There were plenty of jokes about Mum going upstairs to have a "crappuccino", but the aim of the coffee enema is to detoxify the liver, which many believe is the most important organ for cancer recovery.
Except this is absolute rubbish, the enemas do nothing what so ever to the liver (which contrary to alt-med belief are not massive stores of toxins). Pumping coffee into your intestine might stimulate the intestine to contact a bit more, but this will do nothing to affect the mutant, out-of-control rapidly growing cells that are cancer (or "cleanse" the blood). The bowel seems to be a fixation for alt-med, but the whole idea that the colon needs to be "cleansed" is a myth.

Then there is the vitamin C infusions: .
..up to 75,000mg intravenously every week. To give you some idea of how much vitamin C we're talking, the RDA is 80mg. The treatment may sound crazy, but it's hard to argue with the evidence.
And the evidence is that it doesn't work. Proper controlled trials of vitamin C therapy have shown no benefit (as opposed to Linus Paulings shambolic attempts which didn't include proper controls). Sure if you put enormous quantities of vitamin C on cancer cells in culture dishes you will kill them, so will extract of old boots (in my day job I do experiments with cancer cells, so I am aware of the pitfalls of this kind of experiment). These tissue culture experiments don't reflect what would happen in a real clinical situation.

So the author's mum is taking potentially dangerous treatment with no proven benefit. Wait, you are saying, surely vitamins aren't harmful. At that level they are, with the potential to cause renal disease. Supplemental vitamins, above what is necessary to prevent vitamin defficenacy, have been linked to adverse our comes (see here and here).

Oh yes, and Black Salve is not a cancer specific curing agent, it's a generalised corrosive agent.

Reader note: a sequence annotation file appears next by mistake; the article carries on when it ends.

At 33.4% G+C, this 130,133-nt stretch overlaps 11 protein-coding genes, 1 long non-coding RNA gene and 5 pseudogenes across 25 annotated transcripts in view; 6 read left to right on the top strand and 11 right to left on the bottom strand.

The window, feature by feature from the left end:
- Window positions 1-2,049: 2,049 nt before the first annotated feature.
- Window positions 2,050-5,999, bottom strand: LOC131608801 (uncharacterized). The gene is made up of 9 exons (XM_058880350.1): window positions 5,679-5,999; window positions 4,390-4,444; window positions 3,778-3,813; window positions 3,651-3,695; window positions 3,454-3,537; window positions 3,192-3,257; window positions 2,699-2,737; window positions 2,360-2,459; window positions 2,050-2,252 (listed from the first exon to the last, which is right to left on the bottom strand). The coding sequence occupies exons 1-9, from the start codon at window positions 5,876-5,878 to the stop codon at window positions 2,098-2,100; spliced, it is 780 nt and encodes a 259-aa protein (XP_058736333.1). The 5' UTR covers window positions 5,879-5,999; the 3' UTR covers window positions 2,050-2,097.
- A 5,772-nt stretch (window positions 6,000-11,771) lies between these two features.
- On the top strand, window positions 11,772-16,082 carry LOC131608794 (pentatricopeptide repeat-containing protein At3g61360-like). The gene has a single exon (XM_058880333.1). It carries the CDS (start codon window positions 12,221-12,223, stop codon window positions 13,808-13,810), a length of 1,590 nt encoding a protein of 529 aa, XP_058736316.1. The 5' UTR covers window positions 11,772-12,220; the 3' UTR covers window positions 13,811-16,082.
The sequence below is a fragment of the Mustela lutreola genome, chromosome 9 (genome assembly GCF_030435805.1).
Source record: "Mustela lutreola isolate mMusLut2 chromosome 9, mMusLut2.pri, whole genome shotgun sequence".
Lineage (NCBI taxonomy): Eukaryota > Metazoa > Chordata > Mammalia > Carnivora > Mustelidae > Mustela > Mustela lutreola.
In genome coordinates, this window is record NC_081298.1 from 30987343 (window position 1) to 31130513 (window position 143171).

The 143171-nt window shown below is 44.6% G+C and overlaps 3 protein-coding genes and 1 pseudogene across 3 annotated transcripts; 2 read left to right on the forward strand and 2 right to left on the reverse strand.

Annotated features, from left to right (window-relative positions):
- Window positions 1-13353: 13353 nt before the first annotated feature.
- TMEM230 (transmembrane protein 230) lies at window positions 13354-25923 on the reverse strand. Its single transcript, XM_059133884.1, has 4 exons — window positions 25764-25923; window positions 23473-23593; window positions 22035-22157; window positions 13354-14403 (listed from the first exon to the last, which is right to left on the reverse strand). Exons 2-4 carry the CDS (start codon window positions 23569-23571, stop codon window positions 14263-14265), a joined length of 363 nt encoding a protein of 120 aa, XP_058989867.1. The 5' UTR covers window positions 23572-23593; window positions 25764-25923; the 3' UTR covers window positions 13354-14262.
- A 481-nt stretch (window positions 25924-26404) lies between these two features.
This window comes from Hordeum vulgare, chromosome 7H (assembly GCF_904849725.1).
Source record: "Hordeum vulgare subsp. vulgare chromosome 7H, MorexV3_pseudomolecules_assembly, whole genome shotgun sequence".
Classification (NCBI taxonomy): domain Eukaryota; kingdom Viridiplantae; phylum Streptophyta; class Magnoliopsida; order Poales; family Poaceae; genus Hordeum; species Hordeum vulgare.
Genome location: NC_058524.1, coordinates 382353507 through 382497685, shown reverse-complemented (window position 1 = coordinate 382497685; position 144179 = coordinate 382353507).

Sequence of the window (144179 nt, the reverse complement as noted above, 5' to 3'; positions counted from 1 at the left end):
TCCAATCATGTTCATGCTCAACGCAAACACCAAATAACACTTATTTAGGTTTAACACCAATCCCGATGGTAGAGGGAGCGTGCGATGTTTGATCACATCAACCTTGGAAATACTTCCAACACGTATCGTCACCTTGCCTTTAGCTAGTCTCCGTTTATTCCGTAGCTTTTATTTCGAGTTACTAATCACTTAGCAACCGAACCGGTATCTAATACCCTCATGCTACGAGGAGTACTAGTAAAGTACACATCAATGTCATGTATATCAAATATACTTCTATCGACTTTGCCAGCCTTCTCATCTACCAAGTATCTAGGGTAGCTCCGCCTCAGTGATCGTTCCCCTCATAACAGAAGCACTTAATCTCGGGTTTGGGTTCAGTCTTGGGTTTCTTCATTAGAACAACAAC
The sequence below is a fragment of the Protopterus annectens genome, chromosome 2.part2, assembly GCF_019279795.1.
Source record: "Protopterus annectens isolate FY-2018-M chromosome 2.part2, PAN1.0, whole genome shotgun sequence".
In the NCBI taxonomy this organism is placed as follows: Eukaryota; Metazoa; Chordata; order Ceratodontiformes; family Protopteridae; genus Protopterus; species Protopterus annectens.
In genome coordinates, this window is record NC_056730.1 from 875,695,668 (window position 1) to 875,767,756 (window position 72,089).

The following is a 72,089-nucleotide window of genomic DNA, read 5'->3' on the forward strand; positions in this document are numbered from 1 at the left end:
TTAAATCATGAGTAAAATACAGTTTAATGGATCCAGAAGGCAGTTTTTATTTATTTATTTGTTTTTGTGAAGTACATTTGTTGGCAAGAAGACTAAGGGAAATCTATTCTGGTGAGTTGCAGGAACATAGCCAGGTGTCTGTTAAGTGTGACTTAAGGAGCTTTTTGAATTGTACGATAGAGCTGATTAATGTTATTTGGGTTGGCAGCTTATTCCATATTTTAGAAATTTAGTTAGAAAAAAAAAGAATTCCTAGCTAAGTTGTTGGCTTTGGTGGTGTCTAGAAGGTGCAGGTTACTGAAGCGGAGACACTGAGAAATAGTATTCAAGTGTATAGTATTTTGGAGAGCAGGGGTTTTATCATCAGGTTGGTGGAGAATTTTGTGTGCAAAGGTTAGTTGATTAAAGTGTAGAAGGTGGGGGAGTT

The author reminds us that cancer treatment is big business for pharmaceutical companies, giving the impression that alternative medicine is all warm and fuzzy. Make no mistake, alternative medicine itself is big business, in 2004 Australians spent 4 times the public expenditure on the PBS on alternative therapies.

"Why poison yourself with something you don't believe in?" was Mum's answer to the inevitable chemo question. But some people really do believe in the power of chemotherapy, and for those people having chemo is the right thing to do.
This, I think cuts to the heart of everything, it's all about belief. So instead of poisoning themselves with things they don't believe in they will poison themselves with things they do believe in. Yet cancer doesn't care what you believe in, and neither does chemotherapy, it works or it doesn't regardless of your belief in it.

The author has claimed to have used her journalistic experience to study cancer therapy, but it doesn't take much to discover that the therapies portrayed in the article are not only useless, but potentially harmful. As such this is grave disservice to those cancer sufferers and their families considering treatment options.